View Larger Image. Ask Seller a Question. In a shy, middle-aged piano tuner named Edgar Drake receives an unusual commission from the British War Office: to travel to the remote jungles of northeast Burma and there repair a rare piano belonging to an eccentric army surgeon who has proven mysteriously indispensable to the imperial design. From this irresistible beginning, The Piano Tuner launches its protagonist into a world of seductive loveliness and nightmarish intrigue. And as he follows Drakes journey, Mason dazzles readers with his erudition, moves them with his vibrantly rendered characters, and enmeshes them in the unbreakable spell of his storytelling.
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Goodreads helps you keep track of books you want to read. Want to Read saving…. Want to Read Currently Reading Read. Other editions. Enlarge cover. Error rating book. Refresh and try again. Open Preview See a Problem? Details if other :. Thanks for telling us about the problem. Return to Book Page. In a shy, middle-aged piano tuner named Edgar Drake receives an unusual commission from the British War Office: to travel to the remote jungles of northeast Burma and there repair a rare piano belonging to an eccentric army surgeon who has proven mysteriously indispensable to the imperial design.
From this irresistible beginning, The Piano Tuner launches its protagoni In a shy, middle-aged piano tuner named Edgar Drake receives an unusual commission from the British War Office: to travel to the remote jungles of northeast Burma and there repair a rare piano belonging to an eccentric army surgeon who has proven mysteriously indispensable to the imperial design. From this irresistible beginning, The Piano Tuner launches its protagonist into a world of seductive loveliness and nightmarish intrigue.
Get A Copy. Paperback , First Vintage Edition , pages. Published September by Vintage first published More Details Original Title. Burma Myanmar. Other Editions Friend Reviews. To see what your friends thought of this book, please sign up. To ask other readers questions about The Piano Tuner , please sign up.
The inconsistent verb tenses are driving me crazy. Has anyone figured out the pattern? Krystl I didn't find any issue with verb tenses, although having speech by different people, going back and forwards, within the same paragraph was a tad tri …more I didn't find any issue with verb tenses, although having speech by different people, going back and forwards, within the same paragraph was a tad trifling.
My main grammatical issue though was that of putting 2 distinct sentences together with a comma instead of a semi-colon or full stop. Even a dash would have been an improvement! This question contains spoilers… view spoiler [Why did Edgar have to die? Krystl This answer contains spoilers… view spoiler [ To believe that Carroll and the lady had deceived him would have been soul shattering. He would have returned to England emotionally ruined. It would …more To believe that Carroll and the lady had deceived him would have been soul shattering.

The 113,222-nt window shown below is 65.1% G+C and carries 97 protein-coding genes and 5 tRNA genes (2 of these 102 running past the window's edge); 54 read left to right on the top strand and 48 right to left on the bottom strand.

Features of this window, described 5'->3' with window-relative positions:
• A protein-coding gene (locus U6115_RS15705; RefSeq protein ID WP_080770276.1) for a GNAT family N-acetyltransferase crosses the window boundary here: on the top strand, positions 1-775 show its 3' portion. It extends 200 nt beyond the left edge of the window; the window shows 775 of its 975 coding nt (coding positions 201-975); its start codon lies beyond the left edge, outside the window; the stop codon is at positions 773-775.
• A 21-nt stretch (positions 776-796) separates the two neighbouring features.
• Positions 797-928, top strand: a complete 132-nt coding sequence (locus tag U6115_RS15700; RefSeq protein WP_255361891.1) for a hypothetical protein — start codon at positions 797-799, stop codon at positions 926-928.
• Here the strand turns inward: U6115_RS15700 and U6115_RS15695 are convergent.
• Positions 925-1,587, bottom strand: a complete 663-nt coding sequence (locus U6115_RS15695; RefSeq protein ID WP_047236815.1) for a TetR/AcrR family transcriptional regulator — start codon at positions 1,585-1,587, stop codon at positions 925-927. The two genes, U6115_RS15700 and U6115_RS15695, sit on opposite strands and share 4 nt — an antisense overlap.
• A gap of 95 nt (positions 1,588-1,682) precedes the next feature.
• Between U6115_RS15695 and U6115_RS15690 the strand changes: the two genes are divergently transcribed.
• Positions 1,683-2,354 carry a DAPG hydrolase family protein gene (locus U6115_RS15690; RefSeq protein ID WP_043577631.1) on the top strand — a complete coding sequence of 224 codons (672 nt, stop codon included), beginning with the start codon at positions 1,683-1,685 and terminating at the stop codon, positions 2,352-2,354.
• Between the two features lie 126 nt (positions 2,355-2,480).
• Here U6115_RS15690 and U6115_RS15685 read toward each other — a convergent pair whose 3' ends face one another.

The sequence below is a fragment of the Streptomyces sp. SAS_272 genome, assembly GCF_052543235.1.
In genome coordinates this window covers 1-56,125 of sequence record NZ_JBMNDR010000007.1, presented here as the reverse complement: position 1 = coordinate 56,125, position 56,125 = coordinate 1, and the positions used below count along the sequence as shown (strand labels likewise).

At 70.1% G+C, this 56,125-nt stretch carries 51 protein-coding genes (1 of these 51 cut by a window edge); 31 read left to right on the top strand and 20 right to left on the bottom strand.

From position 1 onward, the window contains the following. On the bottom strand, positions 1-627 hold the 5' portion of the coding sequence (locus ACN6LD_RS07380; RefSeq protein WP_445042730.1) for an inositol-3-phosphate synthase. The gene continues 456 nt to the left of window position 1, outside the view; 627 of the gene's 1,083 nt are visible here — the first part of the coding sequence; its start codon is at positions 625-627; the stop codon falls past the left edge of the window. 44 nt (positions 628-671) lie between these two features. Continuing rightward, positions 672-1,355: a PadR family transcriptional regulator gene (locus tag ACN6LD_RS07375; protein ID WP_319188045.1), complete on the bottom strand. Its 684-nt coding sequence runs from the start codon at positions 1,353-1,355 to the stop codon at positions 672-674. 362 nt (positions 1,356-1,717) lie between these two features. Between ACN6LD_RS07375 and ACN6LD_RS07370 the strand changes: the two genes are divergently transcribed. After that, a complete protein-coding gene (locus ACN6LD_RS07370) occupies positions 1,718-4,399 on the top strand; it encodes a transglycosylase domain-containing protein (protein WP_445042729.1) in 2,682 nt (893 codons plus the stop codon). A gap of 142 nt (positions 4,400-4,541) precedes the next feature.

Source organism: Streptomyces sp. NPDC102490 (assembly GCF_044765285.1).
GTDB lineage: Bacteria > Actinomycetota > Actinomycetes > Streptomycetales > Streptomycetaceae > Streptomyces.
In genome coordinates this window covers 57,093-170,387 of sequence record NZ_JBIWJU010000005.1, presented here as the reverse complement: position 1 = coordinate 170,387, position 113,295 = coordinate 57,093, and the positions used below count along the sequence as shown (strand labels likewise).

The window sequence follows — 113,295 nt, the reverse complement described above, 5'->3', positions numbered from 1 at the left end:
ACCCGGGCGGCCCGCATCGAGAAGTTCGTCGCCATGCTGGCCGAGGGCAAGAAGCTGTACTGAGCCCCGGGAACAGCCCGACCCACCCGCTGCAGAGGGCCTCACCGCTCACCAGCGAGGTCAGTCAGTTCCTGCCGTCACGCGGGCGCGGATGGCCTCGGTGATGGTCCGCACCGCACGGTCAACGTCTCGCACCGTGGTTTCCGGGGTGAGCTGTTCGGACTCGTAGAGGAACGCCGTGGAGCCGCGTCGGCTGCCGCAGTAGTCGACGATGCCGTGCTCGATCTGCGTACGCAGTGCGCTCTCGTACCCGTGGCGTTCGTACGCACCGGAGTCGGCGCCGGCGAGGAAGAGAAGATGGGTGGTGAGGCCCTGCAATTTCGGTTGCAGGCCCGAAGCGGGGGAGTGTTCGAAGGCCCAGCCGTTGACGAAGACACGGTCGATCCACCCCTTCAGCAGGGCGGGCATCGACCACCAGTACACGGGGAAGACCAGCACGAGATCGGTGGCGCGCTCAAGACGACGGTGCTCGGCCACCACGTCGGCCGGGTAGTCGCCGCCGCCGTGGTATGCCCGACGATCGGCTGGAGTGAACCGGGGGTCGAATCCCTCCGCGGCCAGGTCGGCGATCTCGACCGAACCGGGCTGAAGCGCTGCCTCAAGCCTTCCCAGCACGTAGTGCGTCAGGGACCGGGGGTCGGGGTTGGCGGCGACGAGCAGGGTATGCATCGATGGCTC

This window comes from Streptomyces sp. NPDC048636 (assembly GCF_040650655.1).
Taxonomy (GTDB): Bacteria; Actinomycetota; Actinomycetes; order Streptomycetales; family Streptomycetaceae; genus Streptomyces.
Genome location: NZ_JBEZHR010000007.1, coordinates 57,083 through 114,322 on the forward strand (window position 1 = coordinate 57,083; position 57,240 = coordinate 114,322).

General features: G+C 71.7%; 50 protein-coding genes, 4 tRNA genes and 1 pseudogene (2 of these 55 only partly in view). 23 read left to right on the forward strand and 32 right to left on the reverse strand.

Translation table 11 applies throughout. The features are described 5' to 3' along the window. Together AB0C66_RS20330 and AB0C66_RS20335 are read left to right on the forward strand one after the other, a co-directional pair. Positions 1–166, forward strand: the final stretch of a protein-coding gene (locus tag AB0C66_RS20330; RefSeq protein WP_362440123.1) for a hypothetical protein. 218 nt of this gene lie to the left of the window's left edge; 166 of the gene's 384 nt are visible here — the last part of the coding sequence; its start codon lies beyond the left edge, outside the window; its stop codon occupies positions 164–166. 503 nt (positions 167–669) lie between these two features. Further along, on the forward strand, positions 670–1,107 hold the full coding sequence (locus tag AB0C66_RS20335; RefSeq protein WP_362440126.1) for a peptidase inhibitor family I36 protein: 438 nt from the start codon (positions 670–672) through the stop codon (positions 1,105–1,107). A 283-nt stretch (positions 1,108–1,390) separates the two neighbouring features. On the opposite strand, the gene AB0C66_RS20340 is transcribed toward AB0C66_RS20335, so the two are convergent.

It would have been interesting to observe him as he progressed through depression with perhaps a glimmer of light on the horizon as he reunited with his loving wife. Actually I think I would have preferred that ending for completeness.
As it is it seems the author chose the abrupt semi-cliff-hanger, where the reader can choose to believe what they like about the 'truth'. And Edgar was never forced to stop believing in his truth about their friendship and shared moments. See all 6 questions about The Piano Tuner…. Lists with This Book. Community Reviews. Showing Average rating 3. Rating details. More filters. Sort order. Start your review of The Piano Tuner. I must begin this review with a caveat: I cannot write about The Piano Tuner in an unbiased fashion, because I love it more than words can describe.
I have read it at least 3 times, and each time I am completely drawn in to the world of Edgar Drake, and 19th century colonial Burma. If I were forced to choose a favorite book, this would be one of the contenders.
No novel before or since has spoken to me quite as much as this one has. The Piano Tuner is the the story of Edgar Drake, a London piano I must begin this review with a caveat: I cannot write about The Piano Tuner in an unbiased fashion, because I love it more than words can describe. He knows and loves pianos as intimately as if they were alive.
This unassuming, quiet, and unadventurous man receives a commission from the British government to travel to colonial Burma to tune an Erard piano located at the outpost of Mae Lwin - a strategically important fort run by Dr. Anthony Carroll. No one knows exactly why Carroll has a grand piano there, but the urgency with which he requests Edgar's services intrigues him, and he decides to leave his wife, and his quiet life behind to travel to Burma.